August 28, 2020
Charles Zucker and John Dowling (Laboratory of Jeff Lichtman) share new research using a targeted high-throughput connectomics approach to investigate the underlying cause of a neurodegenerative disease of the retina.
August 24, 2020
Wenjun Yan shares three new papers from the lab of Josh Sanes using high throughput single cell RNA sequencing (scRNA-seq) in order to better understand cell types in the anterior segment and the retina of the human eye.
August 11, 2020
Grigori Guitchounts shares new research from the lab of David Cox showing that movement information in the visual cortex is far richer than previously known.
August 10, 2020
Aditi Banerjee shares new research from the lab of Pascal Kaeser demonstrating that Synaptotagmin-1 acts as the fast calcium sensor to support dopamine release.
August 10, 2020
Myung-Gyu Choi and Yun Zhang share new research on C. elegans providing the first set of findings that demonstrate the causal role of gap junction plasticity in regulating learning in behavior.
August 7, 2020
Tatsuo Okubo shares new research from the lab of Rachel Wilson describing a pathway connecting mechanoreceptors to compass neurons, in addition to how mechanosensory signals are transformed within this pathway.
July 21, 2020
Jeffrey Schweitzer shares a new study demonstrating the advantages of the personalized cell therapy approach for Parkinson’s disease and potentially for other degenerative diseases of the nervous system.
July 17, 2020
Adam Granger shares new research from the labs of Bernardo Sabatini, Chenghua Gu, and Corey Harwell demonstrating that ChAT-expressing interneurons are able to specialize which neurotransmitters they release onto different downstream target neurons.
July 10, 2020
Alexandra Vaccaro and Yosef Kaplan Dor describe new research from the labs of Dragana Rogulja and Mike Greenberg identifying the gut as a major site of impact when sleep is severely suppressed.
July 9, 2020
New research from the lab of Sam Gershman proposes that contexts correspond to hidden states of the environment, and that place cells track beliefs about the hidden state, such that remapping occurs when these beliefs change.
July 9, 2020
A new study from the labs of David Ginty, Jan Drugowitsch, Christopher Harvey, & Wade Regehr (co-first authors Nicole Neubarth, Alan Emanuel, & Yin Liu) used mouse genetic tools to gain new insights into the anatomy & function of Meissner corpuscles.
July 8, 2020
New research from the Stress and Development and Somerville labs demonstrate important differences in the way behavior is flexibly adjusted in the presence of reward from adolescence to young adulthood.
June 29, 2020
New research from the lab of Michael Greenberg, co-first authors Sinisa Hrvatin and Senmiao Sun, discovering the neurons that control hibernation-like behaviors in mice.
June 11, 2020
New research from Arthur Sugden and colleagues in the lab of Mark Andermann examines how the brain changes during learning in mice—specifically, how the cortex replays neural activity patterns linked to recent sensory experiences.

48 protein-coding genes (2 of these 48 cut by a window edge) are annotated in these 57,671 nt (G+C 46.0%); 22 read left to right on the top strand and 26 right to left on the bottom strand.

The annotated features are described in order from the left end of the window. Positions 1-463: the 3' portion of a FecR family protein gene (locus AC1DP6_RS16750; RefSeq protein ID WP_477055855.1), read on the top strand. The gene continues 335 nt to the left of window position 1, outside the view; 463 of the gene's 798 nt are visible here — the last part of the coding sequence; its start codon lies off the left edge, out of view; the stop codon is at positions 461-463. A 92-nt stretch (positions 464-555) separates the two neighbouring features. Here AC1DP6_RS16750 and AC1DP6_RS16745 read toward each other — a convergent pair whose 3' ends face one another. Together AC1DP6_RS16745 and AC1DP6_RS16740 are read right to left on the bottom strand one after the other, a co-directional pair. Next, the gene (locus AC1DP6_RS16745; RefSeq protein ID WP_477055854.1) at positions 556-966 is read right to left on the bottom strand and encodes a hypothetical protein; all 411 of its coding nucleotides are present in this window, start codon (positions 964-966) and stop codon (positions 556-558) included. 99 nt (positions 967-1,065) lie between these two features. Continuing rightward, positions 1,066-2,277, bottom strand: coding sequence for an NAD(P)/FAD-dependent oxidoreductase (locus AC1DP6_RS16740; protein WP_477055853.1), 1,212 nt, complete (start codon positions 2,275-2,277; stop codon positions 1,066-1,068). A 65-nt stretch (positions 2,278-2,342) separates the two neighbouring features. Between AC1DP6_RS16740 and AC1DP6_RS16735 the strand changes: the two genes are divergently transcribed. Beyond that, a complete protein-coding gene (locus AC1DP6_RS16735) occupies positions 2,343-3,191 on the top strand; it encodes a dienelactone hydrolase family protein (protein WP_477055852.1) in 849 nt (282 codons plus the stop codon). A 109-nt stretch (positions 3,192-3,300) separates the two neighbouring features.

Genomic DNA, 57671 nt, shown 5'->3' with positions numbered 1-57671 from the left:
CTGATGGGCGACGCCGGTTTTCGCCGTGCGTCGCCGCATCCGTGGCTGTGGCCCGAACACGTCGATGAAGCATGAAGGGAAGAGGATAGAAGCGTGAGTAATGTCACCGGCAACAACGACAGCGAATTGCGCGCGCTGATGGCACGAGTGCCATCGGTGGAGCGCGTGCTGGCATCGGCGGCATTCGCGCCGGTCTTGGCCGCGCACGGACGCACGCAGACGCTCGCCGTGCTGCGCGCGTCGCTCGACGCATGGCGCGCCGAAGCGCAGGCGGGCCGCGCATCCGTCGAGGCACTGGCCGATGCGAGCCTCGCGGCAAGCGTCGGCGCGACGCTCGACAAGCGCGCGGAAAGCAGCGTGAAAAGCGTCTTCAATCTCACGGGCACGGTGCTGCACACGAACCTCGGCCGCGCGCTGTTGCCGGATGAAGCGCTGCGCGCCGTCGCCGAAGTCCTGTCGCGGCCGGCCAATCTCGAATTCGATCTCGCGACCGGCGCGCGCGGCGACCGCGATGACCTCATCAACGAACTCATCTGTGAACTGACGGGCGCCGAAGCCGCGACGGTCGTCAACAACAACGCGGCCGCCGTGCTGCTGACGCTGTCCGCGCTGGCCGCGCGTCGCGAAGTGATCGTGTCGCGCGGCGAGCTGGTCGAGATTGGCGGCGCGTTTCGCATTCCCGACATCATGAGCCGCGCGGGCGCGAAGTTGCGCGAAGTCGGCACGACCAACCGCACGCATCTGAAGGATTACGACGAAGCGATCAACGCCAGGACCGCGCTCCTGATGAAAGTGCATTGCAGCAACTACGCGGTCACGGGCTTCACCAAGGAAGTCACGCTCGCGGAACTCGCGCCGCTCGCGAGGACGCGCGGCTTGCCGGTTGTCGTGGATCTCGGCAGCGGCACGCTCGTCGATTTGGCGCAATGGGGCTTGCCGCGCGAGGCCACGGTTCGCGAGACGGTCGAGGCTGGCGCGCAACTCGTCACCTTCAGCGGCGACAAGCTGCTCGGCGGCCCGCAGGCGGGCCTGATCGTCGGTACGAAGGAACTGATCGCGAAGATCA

May 27, 2020
Skyler Jackman and colleagues in the lab of Wade Regehr provide strong evidence that the cerebellum regulates aggression & suggest that genetically-tractable mice can be used to better define the neurons and activity patterns modulating aggression.
May 27, 2020
New findings by Mike Wallace and colleagues in the Sabatini lab suggest that the habenula contains distinct sub-circuits that control two neuromodulatory centers important for mood, motivation, and depression. 
May 27, 2020
A new study from Keiko Weir and colleagues in lab of Nicholas Bellono, addresses the question of how single nematocytes detect and filter diverse cues from their environment to control when (and when not) to sting.
May 26, 2020
A collaborative study from the Crickmore & Rogulja labs showing that the quick onset and slow decay of CaMKII’s kinase activity is used by the male fly to know when he’s been mating long enough to transfer sperm to the female fly.
May 26, 2020
The MGH Multicultural Alzheimer's Prevention Program (MAPP) recently launched a research study to examine the impact of COVID19 on the well-being, memory and cognition of ethnically diverse older individuals.
May 15, 2020
By Shan H. Siddiqi, MD: We’ve known for over a century that different brain regions have different functions. Now we can finally translate this into symptom-specific treatment targets.
February 21, 2019
How does our brain distinguish changes in the identity of a smell from changes in the intensity of that smell? Paper highlight by Jess Kanwal, Guangwei Si, and Aravi Samuel.
September 24, 2018
Missteps during brain development can later lead to the onset of neurologic conditions including brain cancers. Paper highlight by Ryann Fame, Morgan Shannon, Maria Lehtinen.
August 21, 2018
Ana Pereira and Yun Zhang describe a new project that was recently awarded funding from the Dean's Competitive Fund for Promising Scholarship